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Information technology has opened enormous opportunities for both employers and employees to gain productivity increases and access to a greater work / life balance, but this access can raise some problematic questions surrounding employee’s entitlement to compensation for ‘electronic overtime’.

Brazil has recently taken the bold step of introducing legislation that brings tasks like as answering work related e-mails after the end of a shift into the realm of overtime. The legislation equates the e-mails to orders given directly to the employee and will enable the employee to request remuneration for the work done in reading and responding to them.

In Australia, overtime is often defined in reference to the hours worked rather than what it entails. An award or agreement may define overtime as time worked in excess of 38 hours or outside of ordinary hours. It can be defined differently in certain awards or agreements so you should always consult Fair Work Australia or a legal practitioner for clarification on your individual circumstance.

Generally speaking, overtime includes all time worked by day workers:

  • In excess of the maximum number of hours fixed for each day
  • In excess of the maximum hours fixed for each week
  • Before the usual starting time or after the usual finishing time each day
  • Outside the times during which the instrument requires the ordinary hours to be worked each day.

Developed economies like Australia have to date had little to say on the specific issue of ‘electronic overtime’, though there is movement in the United States on this front, in Chicago for instance, a policeman named Jeffrey Allen has filed a class action law suit against the city for unpaid overtime of this nature. There is also the highly publicised decision by European car manufacturer Volkswagen to suspend e-mail communication to employees with e-mail capable devices 30 minutes after their shift ends. This decision does not disable the phone and it is completely capable of completing all the ordinary functions of a phone, however the company e-mail will only reengage 30 minutes prior to the beginning of the employee’s next shift.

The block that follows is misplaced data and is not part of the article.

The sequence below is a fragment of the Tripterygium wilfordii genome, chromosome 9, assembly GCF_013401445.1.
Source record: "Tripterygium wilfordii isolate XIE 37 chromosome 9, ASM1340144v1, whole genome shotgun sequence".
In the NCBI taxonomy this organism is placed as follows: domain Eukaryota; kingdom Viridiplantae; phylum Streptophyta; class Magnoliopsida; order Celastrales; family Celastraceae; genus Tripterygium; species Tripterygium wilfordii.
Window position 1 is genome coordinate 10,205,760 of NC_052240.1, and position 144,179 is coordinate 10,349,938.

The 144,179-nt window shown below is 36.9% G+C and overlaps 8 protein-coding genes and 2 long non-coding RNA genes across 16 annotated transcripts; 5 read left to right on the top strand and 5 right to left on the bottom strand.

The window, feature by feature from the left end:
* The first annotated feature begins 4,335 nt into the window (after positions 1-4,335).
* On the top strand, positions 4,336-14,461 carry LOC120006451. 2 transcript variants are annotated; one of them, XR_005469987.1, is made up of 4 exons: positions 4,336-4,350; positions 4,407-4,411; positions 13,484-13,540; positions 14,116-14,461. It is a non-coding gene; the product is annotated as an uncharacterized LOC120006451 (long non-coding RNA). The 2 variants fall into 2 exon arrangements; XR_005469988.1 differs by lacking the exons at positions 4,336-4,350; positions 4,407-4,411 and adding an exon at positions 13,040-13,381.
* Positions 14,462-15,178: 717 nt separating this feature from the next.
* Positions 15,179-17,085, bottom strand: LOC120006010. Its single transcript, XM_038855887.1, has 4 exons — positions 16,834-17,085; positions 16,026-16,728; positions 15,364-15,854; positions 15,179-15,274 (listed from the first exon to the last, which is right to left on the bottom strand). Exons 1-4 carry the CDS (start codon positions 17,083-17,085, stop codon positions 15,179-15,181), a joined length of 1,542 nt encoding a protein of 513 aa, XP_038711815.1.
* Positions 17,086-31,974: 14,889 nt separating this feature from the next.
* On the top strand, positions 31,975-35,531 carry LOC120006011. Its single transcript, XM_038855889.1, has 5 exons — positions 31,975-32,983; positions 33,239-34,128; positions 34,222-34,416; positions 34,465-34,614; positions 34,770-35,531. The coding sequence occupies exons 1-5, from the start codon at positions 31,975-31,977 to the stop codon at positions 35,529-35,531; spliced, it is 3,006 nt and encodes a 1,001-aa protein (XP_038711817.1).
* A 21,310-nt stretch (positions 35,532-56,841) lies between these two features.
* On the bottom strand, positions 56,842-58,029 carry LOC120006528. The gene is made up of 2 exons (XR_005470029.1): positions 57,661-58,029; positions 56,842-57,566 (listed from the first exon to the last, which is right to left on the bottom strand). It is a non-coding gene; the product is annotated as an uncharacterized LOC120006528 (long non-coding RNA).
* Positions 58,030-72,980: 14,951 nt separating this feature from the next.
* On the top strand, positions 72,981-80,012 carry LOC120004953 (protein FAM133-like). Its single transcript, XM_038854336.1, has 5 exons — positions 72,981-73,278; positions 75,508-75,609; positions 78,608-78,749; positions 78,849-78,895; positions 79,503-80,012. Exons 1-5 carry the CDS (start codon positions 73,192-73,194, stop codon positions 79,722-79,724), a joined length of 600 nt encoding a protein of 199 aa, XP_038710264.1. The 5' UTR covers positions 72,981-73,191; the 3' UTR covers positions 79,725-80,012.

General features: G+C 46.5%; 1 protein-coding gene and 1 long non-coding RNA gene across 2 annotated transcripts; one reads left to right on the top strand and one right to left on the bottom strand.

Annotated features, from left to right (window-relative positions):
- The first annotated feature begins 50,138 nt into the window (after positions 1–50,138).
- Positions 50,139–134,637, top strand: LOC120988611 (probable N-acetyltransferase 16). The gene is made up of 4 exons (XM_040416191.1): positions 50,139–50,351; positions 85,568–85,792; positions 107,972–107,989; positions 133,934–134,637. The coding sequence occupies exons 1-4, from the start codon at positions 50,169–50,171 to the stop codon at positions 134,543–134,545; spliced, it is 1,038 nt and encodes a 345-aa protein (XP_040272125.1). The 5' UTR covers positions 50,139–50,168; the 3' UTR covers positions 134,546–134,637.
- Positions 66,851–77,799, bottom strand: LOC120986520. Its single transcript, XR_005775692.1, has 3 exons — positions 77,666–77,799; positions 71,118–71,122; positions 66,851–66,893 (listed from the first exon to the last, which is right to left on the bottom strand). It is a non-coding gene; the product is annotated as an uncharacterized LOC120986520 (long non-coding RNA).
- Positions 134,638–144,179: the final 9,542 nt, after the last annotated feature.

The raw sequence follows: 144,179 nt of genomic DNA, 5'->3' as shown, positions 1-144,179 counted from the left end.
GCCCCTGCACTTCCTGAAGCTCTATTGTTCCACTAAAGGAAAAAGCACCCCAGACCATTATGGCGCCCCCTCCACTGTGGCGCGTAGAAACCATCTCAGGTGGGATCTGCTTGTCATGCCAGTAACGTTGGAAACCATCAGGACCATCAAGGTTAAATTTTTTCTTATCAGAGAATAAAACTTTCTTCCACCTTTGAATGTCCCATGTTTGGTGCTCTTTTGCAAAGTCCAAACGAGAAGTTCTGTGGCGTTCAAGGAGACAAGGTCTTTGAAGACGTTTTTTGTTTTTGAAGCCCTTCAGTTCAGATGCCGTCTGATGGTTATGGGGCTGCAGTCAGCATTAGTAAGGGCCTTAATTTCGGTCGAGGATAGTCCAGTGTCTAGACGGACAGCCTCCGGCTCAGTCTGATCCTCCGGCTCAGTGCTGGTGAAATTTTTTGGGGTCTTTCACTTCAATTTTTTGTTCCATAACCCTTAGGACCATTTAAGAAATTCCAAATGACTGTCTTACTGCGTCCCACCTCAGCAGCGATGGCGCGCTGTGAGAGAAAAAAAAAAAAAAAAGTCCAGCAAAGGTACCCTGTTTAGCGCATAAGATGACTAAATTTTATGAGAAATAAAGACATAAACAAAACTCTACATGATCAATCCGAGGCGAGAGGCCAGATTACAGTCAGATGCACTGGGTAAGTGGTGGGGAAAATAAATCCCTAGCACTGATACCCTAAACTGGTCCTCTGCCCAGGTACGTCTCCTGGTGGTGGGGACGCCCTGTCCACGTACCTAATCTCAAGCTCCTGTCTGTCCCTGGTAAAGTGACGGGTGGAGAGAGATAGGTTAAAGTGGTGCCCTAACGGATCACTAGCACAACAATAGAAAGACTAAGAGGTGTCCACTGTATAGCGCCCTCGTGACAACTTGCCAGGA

Although the Brazilian position may sound appealing, employees should be mindful of leniency employers may show towards use of company hours for personal tasks. It would be virtually impossible for both employees and businesses to operate in environments of strict oversight and stringent adherence to a confinement of work and personal tasks to their respective allotted time. Both employment and domestic responsibilities sometimes carry into other areas of our lives and can temporarily take top priority, employers and employees should work together to accommodate on these occasions.

‘Electronic overtime’ is an issue that will be increasingly relevant to our lives as technology continues to be incorporated into our workplaces, and new employment rules may be needed in order to deal with the intimate access that technology has to many of us in our personal lives.

Please contact Edmund Saw on 03 9870 9870 if you would like to discuss this, or any other HR/employment related issue, further.

For further information on the topic see: Joe Leahy, Brazil’s overtime pay law risks higher labour costs, (January 20, 2012), Financial Times  <http://www.ft.com/cms/s/0/7c5b23d8-4392-11e1-adda-00144feab49a.html#axzz21OeEQQGH>

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